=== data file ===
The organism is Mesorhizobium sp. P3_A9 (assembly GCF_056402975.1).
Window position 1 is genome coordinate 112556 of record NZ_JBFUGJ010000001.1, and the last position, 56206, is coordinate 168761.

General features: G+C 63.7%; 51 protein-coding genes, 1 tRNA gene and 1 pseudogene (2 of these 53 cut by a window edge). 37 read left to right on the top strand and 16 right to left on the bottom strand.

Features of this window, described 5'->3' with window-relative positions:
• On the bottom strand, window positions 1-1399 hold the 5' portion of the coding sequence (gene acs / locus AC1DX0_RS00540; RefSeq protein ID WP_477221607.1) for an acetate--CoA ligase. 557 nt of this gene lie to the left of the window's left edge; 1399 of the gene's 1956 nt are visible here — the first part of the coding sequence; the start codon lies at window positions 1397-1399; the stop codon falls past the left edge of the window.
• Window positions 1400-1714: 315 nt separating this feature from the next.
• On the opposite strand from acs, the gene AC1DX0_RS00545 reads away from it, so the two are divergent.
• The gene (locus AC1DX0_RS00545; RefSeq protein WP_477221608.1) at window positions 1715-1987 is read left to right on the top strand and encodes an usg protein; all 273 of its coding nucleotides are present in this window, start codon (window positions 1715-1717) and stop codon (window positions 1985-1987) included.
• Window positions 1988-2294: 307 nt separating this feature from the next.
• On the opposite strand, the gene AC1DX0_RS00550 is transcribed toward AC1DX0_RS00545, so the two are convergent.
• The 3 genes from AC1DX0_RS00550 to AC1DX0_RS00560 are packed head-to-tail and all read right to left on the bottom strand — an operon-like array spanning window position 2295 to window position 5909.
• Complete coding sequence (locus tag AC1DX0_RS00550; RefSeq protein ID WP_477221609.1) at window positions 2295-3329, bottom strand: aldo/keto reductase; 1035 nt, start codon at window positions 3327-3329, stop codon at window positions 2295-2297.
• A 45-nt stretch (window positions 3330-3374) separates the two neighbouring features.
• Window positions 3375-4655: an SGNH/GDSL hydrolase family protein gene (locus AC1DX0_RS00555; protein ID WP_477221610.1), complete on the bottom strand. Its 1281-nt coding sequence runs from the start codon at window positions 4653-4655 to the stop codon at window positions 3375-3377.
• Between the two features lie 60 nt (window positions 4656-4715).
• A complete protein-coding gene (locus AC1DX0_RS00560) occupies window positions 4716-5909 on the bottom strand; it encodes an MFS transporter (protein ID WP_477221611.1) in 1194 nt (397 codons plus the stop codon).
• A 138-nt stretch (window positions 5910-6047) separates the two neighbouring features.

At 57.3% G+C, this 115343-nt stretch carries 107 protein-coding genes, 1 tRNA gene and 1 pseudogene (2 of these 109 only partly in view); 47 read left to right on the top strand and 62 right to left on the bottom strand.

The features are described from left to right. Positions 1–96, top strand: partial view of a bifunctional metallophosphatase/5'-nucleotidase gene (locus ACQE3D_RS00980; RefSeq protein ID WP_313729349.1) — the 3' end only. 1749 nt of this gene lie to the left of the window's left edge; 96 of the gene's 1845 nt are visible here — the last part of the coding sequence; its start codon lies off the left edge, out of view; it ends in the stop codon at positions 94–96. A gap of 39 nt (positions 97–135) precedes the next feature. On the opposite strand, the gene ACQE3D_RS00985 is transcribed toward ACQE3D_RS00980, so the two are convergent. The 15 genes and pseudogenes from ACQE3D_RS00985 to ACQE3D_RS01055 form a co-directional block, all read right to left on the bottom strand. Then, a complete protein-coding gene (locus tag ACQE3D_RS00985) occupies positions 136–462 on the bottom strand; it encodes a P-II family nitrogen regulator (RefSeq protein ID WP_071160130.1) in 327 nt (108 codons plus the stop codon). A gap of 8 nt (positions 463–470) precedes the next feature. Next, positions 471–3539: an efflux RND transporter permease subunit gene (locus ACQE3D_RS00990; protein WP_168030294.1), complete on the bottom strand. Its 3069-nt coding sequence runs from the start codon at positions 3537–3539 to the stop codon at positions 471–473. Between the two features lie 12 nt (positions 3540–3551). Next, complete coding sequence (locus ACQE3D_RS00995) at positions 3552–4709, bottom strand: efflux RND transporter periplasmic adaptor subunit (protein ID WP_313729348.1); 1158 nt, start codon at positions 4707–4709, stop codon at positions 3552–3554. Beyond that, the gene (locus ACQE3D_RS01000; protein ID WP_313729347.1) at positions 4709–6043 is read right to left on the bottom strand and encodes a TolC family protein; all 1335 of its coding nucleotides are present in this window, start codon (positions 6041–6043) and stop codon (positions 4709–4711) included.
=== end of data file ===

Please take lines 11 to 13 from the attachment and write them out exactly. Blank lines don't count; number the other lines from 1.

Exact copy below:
• The 3 genes from AC1DX0_RS00550 to AC1DX0_RS00560 are packed head-to-tail and all read right to left on the bottom strand — an operon-like array spanning window position 2295 to window position 5909.
• Complete coding sequence (locus tag AC1DX0_RS00550; RefSeq protein ID WP_477221609.1) at window positions 2295-3329, bottom strand: aldo/keto reductase; 1035 nt, start codon at window positions 3327-3329, stop codon at window positions 2295-2297.
• A 45-nt stretch (window positions 3330-3374) separates the two neighbouring features.